Firstly, Michael Foucault steadily criticizes the name used by the author in his publication. As portrayed in his critics, Michel believes that a normal human being ought not to have such a name. He quotes: “Characteristic of the form of being, passage and execution of certain discourses within a culture” (179). Foucault further criticizes the author by the introduction of the “transdiscursive” idea of the authorship. He claims that this is an out dated way of literacy. In addition to that, the critique closely compares the author to 19th century figures such as Karl Max and Freud Sigmund. He refers to them as the “founders of discursivity” (183). Moreover, Foucault disagrees with the author’s way of analysis as well as with his most definitions.
Michael has clarified the following major definitions of the author’s functions:
- The author-function does not match with history; for a long time, the existed different texts’ varieties have required very little acknowledgment of an author.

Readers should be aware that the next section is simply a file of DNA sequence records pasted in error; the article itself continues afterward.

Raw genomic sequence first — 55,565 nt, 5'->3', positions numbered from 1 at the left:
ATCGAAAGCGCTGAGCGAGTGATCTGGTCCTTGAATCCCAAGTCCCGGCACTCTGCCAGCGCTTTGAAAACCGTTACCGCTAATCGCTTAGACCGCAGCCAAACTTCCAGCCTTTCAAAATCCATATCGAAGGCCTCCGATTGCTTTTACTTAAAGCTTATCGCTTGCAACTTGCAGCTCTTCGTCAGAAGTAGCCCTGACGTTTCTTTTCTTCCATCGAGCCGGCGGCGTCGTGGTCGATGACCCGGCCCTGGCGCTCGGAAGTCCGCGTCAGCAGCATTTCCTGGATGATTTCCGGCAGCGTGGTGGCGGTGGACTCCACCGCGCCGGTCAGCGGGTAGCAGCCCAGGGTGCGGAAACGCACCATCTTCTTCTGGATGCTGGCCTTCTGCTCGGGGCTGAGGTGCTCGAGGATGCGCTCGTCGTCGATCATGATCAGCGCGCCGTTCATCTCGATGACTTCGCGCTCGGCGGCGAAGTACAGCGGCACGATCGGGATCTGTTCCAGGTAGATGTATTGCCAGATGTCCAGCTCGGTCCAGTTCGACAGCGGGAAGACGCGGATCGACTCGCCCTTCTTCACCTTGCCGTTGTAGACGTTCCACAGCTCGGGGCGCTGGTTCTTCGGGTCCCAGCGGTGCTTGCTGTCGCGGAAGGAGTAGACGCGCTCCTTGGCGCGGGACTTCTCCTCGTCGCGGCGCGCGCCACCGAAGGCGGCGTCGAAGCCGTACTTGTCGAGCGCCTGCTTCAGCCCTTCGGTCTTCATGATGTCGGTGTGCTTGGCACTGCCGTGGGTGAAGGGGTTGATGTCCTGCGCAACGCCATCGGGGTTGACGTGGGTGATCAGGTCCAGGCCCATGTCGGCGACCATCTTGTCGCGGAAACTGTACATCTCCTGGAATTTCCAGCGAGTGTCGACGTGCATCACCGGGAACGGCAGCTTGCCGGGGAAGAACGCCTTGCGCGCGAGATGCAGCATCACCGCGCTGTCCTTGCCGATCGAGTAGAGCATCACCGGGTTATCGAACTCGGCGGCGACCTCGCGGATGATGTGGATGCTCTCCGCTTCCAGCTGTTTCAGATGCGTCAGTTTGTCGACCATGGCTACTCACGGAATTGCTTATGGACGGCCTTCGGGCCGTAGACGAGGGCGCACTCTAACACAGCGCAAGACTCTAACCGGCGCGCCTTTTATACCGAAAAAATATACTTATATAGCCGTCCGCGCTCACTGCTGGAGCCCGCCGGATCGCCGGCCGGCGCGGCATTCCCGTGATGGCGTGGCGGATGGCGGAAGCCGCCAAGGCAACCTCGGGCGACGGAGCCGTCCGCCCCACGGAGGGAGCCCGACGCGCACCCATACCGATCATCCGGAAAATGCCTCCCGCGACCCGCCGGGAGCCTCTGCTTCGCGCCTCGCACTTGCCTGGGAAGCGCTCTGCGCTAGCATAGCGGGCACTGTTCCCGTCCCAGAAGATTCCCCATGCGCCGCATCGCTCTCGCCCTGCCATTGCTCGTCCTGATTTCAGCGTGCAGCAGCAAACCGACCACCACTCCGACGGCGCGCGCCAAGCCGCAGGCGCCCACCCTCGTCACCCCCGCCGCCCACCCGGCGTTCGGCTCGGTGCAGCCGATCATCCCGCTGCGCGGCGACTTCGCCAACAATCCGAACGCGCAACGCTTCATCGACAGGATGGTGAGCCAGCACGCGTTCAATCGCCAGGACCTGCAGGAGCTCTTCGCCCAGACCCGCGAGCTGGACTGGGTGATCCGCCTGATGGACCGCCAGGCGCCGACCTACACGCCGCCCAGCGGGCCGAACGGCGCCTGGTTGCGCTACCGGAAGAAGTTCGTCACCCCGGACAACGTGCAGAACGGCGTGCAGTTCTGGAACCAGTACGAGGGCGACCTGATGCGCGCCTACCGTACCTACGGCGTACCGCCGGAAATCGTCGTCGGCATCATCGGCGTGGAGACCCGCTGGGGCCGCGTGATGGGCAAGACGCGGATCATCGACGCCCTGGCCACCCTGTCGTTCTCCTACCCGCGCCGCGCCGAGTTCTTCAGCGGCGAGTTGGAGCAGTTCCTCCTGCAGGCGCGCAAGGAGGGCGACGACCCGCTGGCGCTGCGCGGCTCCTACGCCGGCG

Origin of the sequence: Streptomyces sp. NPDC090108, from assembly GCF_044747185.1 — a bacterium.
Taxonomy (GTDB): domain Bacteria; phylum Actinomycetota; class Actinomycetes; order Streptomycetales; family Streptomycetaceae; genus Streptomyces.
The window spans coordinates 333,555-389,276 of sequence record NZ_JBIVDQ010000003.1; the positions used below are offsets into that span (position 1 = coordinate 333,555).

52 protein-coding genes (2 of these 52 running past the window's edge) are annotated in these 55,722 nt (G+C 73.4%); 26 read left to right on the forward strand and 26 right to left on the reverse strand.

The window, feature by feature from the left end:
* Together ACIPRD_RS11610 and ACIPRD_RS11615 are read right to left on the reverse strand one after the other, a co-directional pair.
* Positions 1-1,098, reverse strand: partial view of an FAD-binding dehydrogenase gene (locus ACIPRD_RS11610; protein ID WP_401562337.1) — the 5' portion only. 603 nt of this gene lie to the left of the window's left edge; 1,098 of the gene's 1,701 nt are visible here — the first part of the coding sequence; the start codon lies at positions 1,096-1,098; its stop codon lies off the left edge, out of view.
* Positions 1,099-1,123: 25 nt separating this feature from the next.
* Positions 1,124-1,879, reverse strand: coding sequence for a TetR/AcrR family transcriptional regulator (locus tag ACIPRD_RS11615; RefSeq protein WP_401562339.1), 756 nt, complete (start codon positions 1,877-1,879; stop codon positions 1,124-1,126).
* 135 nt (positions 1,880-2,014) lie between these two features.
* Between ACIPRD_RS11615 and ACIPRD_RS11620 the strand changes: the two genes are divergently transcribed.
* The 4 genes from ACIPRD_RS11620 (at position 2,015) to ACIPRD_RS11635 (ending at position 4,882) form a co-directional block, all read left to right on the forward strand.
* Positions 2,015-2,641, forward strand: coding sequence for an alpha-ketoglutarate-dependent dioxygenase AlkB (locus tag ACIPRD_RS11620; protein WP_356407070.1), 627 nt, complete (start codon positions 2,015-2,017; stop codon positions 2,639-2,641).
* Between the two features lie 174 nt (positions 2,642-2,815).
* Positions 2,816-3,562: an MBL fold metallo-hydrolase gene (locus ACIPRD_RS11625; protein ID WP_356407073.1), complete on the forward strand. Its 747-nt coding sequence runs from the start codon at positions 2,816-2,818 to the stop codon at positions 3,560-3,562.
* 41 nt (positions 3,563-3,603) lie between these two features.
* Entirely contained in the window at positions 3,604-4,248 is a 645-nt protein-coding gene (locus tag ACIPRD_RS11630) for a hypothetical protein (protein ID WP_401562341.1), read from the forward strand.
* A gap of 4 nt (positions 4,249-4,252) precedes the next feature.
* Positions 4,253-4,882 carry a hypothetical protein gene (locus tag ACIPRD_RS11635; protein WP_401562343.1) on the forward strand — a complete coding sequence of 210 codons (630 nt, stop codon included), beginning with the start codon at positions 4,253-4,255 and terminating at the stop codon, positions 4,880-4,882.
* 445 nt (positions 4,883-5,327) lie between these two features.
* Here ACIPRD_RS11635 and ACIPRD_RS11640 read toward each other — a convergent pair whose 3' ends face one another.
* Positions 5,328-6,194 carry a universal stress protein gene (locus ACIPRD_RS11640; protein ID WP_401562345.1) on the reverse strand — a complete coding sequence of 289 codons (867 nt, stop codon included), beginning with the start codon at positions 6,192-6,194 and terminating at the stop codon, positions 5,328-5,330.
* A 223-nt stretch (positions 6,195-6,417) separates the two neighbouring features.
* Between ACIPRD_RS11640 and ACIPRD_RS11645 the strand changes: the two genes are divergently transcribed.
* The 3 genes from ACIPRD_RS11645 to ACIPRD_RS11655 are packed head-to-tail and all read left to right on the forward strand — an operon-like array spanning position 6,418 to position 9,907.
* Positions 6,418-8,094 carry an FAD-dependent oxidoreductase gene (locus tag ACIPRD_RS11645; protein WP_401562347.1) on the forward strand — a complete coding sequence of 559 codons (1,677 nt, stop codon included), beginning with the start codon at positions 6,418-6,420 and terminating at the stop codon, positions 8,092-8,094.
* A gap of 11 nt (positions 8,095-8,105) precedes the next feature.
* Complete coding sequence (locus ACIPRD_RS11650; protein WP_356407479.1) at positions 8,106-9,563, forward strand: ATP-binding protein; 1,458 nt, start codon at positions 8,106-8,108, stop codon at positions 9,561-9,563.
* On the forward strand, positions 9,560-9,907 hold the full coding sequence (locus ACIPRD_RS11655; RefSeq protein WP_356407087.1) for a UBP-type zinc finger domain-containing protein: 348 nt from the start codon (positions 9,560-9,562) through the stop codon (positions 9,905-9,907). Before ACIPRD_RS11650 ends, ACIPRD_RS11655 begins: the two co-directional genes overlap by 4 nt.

- The author-function is due to “an intricate operation that constructs a definite rational being referred to as an ‘author’” (180).
- The author-function refers to a non real personality, because it repeatedly consists of numerous, concurrent topics; this concept is affirmed in many ways.
- In view of the fact that discourses are just the objects of appropriation, there is a form of linking between the institutions of judgment and the author’s function. Some of these institutions may be founded on ethics, legal or even ethical society.